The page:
Curse of the Pharaohs is Elizabeth Peters’ second book in the Egyptian cosy mystery series I’m reading with great pleasure. And in this book, the marriage of Amelia Peabody and Radcliffe Emerson are accompanied by their son “Ramses” Walter. Although Ramses is mentioned very little in the book, he is a delightful child to read about.
Oh, and of course, cat Bastet joined this beautiful family as well inCurse of the Pharaohs. Fortunately for Bastet, he has been adopted by the family after his person died. I hope he’ll be present in the excavations while the family is looking for tombs. The Curse of the Pharaohs as you see is both a mystery and a novel of an increasingly expanding family that is highly enjoyable to read!
In the Curse of the Pharaohs, Amelia Peabody and her husband Radcliffe Emerson travel to Egypt to conduct the work of an Egyptian researcher who died. And, of course, they encounter many mysterious deaths. While continuing with the excavations, on the one hand, they also deal with the danger of death. However, they still manage to overcome everything with courage and a little bit of romance. I am already looking forward to reading the third book in the series. Enjoy!
Curse of the Pharaohs
Curse of the Pharaohs: Join our plucky Victorian Egyptologist, together with her devastatingly handsome and brilliant husband Radcliffe, in another exciting escapade
When Lady Baskerville’s husband Sir Henry dies after discovering what may have been an undisturbed royal tomb in Luxor, she appeals to eminent archaeologist Radcliffe Emerson and his wife Amelia to take over the excavation. Amid rumours of a curse haunting all those involved with the dig, the intrepid couple proceeds to Egypt, where they begin to suspect that Sir Henry did not die a natural death, and they are confident that the accidents that plague the dig are caused by a sinister human element, not a pharaoh’s curse.Curse of the Pharaohs.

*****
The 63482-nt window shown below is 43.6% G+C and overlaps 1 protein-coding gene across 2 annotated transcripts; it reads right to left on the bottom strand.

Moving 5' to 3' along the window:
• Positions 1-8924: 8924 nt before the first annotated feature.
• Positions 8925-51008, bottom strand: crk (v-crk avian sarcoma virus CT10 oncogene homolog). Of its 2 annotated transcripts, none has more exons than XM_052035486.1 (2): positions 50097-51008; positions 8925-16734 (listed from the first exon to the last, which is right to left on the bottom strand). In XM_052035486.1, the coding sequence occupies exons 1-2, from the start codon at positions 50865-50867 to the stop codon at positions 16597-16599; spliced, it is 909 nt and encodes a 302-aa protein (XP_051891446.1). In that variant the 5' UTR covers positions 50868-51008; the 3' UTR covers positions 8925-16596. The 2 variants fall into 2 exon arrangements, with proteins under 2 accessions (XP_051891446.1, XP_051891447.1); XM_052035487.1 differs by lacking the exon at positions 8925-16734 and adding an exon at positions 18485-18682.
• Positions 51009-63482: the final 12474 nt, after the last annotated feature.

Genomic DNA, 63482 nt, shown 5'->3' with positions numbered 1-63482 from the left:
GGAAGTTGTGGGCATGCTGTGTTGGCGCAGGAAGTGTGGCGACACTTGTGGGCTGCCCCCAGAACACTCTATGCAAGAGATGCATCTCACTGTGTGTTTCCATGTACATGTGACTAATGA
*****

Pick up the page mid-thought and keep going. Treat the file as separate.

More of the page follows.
Barbara Louise Mertz was an American author who wrote under her own name as well as under the pseudonyms Elizabeth Peters and Barbara Michaels. In 1952, she received a PhD in Egyptology from the University of Chicago. While she was best known for her mystery and suspense novels, in the 1960s she authored two books on ancient Egypt, both of which have remained in print ever since.
Barbara Gross was born on September 29, 1927, in Canton, Illinois. She graduated from the University of Chicago with a bachelor’s degree in 1947, a master’s degree in 1950, and a PhD in Egyptology in 1952, having studied with John A. Wilson. She authored two books on ancient Egypt (both of which have been continuously in print since first publication) but primarily wrote mystery and suspense novels.
She became a published writer in 1964. She was married to Richard Mertz for 19 years (1950-1969) which ended in divorce. They had two children, Peter and Elizabeth Mertz. Under the name Barbara Michaels, she wrote primarily gothic and supernatural thrillers.
Her publisher chose that pseudonym since Mertz had already published one non-fiction book on ancient Egypt, and the publisher did not want Mertz’s novels to be confused with her academic work. Under the pseudonym Elizabeth Peters, Mertz published mysteries, including her Amelia Peabody historical mystery series, using a nom de plume drawn from the names of her two children.
She was a member of the Editorial Advisory Board of KMT, (“A Modern Journal of Ancient Egypt”), Egypt Exploration Society, and the James Henry Breasted Circle of the University of Chicago Oriental Institute. Mertz was also a feminist, a topic that frequently arose in her fiction, and in her professional life. Mertz founded “Malice Domestic”, a Washington-based organization for women mystery writers, “because she thought men were getting all the prizes. She also started a scholarship for women writers at Hood College. Mertz died at her home in Maryland on August 8, 2013.
Reading this book contributed to these challenges: